Study Finds Link Between TV and Depression

b2ap3_thumbnail_depression2_20151123-142906_1.jpgResearchers at the University of Toledo have found that binge-watching television is linked with higher levels of depression, anxiety and stress.

For the duration of the study, participants were asked to make a note of how much television they watched each night and how they felt afterwards. Just under 80% admitted to watching two or more hours of television per night and after spending a couple of hours in front of the box, the subjects reported lower mood, anxiety and stress.

Previous studies have also highlighted the negative effects of binge-watching television with other research linking it to increased loneliness and poorer self-control. Believe it or not, our favourite night-time activity has even been linked to diabetes as well.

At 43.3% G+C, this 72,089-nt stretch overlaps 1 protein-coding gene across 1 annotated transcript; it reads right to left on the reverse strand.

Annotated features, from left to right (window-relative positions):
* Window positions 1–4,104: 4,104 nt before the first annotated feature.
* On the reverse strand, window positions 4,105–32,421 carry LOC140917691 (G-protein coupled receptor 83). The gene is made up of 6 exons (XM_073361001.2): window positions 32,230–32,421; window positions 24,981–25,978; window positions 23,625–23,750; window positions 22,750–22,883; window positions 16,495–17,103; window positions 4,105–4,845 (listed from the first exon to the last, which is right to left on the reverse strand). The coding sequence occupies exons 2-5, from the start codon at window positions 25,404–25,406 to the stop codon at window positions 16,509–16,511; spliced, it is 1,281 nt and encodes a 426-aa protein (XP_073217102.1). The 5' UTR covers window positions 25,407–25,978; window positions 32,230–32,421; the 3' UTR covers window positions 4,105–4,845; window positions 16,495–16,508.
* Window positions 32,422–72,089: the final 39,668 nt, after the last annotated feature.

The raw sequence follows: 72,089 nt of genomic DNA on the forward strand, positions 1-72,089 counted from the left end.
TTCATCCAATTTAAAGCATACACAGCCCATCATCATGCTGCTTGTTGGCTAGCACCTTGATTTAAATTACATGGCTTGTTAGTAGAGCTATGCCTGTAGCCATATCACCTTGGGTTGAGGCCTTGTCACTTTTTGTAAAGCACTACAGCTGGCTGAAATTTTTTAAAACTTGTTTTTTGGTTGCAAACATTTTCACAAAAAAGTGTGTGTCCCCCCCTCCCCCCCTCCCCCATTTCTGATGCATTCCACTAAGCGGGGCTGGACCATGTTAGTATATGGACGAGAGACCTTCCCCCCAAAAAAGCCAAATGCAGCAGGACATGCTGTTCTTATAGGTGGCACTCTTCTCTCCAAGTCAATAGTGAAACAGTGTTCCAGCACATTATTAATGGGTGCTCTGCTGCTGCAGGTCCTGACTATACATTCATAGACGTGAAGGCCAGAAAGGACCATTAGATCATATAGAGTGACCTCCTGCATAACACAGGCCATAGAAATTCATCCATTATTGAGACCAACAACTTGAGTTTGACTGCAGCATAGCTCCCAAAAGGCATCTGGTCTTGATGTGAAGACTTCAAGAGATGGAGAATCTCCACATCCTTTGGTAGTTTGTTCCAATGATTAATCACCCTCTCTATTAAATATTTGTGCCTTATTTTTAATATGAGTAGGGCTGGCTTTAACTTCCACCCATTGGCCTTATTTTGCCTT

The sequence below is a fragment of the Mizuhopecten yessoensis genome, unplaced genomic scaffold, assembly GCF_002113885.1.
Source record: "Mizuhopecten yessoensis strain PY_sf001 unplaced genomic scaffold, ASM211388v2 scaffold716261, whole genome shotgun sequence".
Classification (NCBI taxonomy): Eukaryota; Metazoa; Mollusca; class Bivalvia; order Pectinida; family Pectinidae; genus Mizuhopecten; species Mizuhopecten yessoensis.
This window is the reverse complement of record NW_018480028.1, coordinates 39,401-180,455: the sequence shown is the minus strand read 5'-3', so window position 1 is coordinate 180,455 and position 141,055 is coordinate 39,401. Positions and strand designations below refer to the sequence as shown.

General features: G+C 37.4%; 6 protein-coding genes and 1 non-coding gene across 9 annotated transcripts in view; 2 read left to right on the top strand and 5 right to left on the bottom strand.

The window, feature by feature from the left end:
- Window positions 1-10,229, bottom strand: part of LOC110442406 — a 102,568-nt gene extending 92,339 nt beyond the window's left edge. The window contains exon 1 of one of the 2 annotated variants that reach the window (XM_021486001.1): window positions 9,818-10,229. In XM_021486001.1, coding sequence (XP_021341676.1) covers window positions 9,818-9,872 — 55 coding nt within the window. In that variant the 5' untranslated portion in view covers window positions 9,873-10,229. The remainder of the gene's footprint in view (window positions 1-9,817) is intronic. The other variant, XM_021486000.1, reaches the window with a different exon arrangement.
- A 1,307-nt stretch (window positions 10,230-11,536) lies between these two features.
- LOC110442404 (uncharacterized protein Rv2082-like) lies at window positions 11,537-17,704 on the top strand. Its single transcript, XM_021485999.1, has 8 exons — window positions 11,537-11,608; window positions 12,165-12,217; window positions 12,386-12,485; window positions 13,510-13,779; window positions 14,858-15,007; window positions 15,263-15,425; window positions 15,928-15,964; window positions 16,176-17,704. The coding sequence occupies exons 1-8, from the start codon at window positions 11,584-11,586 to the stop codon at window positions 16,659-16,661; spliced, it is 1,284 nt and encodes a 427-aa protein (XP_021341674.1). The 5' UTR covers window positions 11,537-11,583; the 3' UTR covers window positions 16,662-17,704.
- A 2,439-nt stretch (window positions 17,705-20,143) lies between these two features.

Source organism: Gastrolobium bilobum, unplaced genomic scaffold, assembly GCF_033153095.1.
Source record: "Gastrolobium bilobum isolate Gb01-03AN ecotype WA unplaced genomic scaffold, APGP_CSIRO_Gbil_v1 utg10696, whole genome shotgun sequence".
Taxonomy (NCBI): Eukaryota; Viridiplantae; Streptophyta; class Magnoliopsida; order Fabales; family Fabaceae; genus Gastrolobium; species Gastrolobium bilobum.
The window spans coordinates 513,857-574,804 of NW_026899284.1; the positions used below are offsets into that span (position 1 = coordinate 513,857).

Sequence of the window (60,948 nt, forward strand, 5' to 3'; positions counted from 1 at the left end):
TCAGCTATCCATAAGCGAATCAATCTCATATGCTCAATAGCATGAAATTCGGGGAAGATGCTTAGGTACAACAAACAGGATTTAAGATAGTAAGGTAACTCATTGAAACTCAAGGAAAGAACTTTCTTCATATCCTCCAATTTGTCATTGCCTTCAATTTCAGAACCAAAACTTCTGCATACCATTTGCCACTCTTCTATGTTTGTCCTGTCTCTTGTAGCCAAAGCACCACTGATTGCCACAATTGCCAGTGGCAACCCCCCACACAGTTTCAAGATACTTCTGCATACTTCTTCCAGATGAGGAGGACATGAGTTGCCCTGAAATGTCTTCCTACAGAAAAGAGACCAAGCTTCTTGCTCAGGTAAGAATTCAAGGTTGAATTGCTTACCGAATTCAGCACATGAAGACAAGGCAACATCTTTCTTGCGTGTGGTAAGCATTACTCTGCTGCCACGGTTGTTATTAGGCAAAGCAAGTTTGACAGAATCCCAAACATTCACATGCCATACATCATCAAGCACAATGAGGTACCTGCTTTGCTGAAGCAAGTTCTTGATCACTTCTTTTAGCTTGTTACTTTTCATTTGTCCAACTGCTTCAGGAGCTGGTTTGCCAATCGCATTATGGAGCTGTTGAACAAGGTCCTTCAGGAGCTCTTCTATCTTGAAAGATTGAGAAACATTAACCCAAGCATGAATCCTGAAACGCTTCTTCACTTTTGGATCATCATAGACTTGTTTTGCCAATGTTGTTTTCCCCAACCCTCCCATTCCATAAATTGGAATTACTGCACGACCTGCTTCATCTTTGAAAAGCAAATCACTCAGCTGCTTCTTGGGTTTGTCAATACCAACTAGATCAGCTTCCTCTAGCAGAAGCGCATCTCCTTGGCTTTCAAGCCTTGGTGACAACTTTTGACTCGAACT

Earlier this year it was revealed that every hour we spend sitting in front of the television increases our risk of developing diabetes by 3.4%. That means that those lazy day binges could increase your risk by a whopping 30%.

Why exactly is binge-watching our favourite show such a bad thing however? Firstly, lounging around slows circulation and metabolism which leaves us feeling sluggish and could explain why we end up feeling a bit down afterwards.

A lot of people also watch television to forget the troubles of the day. Like any addictive behaviour used to forget problems (such as using drugs and alcohol), you almost always feel worse later. A good way to overcome this is to use TV as a reward for confronting and dealing with an issue rather than using it to put off or completely avoid doing something.

If you think that you or someone you know could be suffering with anxiety or depression, please feel free to visit our Depression and Anxiety Treatment Programmes Page for more information about the signs, symptoms and treatments that are available.

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